Gaiman v. McFarlane 2010: 333,000 Warrior Angels

Wednesday, June 30, 2010

Part Seven [This is part of my running report on the 2010 hearing in the Neil Gaiman v. Todd McFarlane case. To see coverage from the beginning, click here. When last I posted, I was in the midst of Neil's discussion of the creation of Medieval Spawn and the angel huntress Angela. I do hope that any reader who has begun with this installment will stop reading here and click on the link above in order to work his or her way chronologically to this point. I understand that Everyone these days knows how to read blogs in reverse order, but ...]

Later, Gaiman wrote three pages of Spawn #26 (December 1994) and a three-issue mini-series titled Angela (#1 December 1994; #2 January 1995; #3 February 1995) about the angel. "I did Angela ... because my son was 12 and he discovered the Spawn toys and things and wanted me to do something that he'd like, because most of the stuff I wrote was for adults in comics." Asked whether he'd expanded on Angela's world in the mini-series, he responded, "Sure ... part of the fun of it was creating this sort of huge backstory. ... you discover that she's 100,000 years old ... and there's an angelic host: There's 333,000 of these beautiful warrior angels and they're arresting her. She's in trouble right at the beginning. Part of the fun for me was creating ideas. If you're writing comics, what you always want to do is leave the ground more fertile than when you were there. You want to leave more stuff for people who are going to be writing ongoing series to play with, which is why it was fun for me giving Todd, for example, the idea that there had been lots of Spawns. It was something that left him with more than had been before. So with this, I created a heavenly city called Elysium. I created 333,000 warrior angels who all look like exotic dancers and named a few of them. And they all looked different. They all have certain very specific similarities: the masky thing around the eyes, for example, the fact that they are part of this order of kick-ass lady warrior angels." Asked if any of the angels were Domina or Tiffany, Gaiman said they weren't. His angels had such names as Surielle, Kuan Yin, Anahita, Saranyu, and Gabrielle. "I basically just took names of angels or gods or goddesses specifically from different cultures and gave them to the ladies. So, in the same way that Angela was fundamentally a joke name, it was also a very serious name. It's 'angel.' It's a name with 'angel' in it."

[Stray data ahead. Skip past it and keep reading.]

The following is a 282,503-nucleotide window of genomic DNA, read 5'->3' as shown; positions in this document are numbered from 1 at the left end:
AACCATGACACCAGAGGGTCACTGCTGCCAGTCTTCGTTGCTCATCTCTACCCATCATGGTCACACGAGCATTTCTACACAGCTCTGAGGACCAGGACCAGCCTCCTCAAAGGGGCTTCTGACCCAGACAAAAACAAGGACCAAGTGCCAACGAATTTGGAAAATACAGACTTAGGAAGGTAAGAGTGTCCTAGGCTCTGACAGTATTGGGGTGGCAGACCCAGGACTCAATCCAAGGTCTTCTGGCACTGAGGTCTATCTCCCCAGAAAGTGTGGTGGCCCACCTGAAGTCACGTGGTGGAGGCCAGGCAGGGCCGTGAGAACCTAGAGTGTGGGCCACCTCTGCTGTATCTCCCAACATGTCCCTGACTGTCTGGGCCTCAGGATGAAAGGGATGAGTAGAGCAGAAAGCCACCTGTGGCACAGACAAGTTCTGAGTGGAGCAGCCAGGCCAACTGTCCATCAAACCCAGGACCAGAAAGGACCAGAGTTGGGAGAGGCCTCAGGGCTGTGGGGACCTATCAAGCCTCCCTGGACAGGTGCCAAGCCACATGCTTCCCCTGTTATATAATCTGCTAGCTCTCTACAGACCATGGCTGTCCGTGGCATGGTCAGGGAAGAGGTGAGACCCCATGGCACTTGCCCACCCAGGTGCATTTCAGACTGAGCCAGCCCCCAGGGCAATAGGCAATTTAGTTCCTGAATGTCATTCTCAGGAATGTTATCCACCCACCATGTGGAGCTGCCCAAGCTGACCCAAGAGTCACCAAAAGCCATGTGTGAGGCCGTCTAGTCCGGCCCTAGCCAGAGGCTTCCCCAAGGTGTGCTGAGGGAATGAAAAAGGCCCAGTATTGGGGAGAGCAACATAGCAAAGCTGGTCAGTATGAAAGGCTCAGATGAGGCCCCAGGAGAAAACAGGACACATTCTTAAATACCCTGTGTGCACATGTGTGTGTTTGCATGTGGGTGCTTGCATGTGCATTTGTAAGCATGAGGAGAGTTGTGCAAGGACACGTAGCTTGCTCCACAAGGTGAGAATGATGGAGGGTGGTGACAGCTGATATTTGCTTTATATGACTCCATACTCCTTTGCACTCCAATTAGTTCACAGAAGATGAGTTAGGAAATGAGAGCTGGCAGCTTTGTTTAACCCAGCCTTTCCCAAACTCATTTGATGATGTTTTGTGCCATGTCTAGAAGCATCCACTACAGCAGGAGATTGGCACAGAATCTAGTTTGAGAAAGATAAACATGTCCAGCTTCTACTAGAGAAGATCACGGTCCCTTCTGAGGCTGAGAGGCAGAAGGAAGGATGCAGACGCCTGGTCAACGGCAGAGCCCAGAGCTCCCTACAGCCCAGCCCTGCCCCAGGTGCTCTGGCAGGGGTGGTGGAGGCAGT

He summarized the mini-series. "She gets arrested for being a traitor, for having hunted Spawn without a license, even though she said she did have a license. ... The angels go and get Spawn to come and be a witness at her trial. She realizes she is being set up. She and Spawn escape from Heaven to Hell and have an awful lot of shouting, fighting, hitting, and running around. And then ... she essentially gets a confession out of Gabrielle, the lady who set her up, and Gabrielle gets arrested. Angela is given a pardon or exonerated but decides that she doesn't want to be working for Heaven any more, she wants to go freelance ... not actually directly taking orders from anybody else. She was just going to be out there on her own: kick-ass angel for hire."
Arntsen asked Gaiman to discuss whether he'd been involved in writing comic-book series that were produced over a long period of time. He responded, "The most famous one would be Sandman, which was a comic that I wrote that ran 75 issues. It's now collected in 10 volumes of paperbacks." The series appeared dated from January 1989 to March 1996. "In it, I created a lot of characters and I also used some DC Comics characters, and there were also some characters who were deemed derivative by DC Comics. When they worked up my royalty on them, some merchandising or some spinoffs happened." Asked if characters evolve over the course of a series, he replied, "Oh, sure. ... Characters change and character costumes change. ... The Batman of now does not wear the costume of the Batman of 1939, ditto Superman, ditto Wonder Woman. ... Morpheus, my character in Sandman: He dresses in lots of different ways, always chiefly wearing black and having ... longish coats or cloaks. But always - It's obvious the same character, it's obviously the same person, but you get different artists and they draw things differently. You decide to try things a different way."



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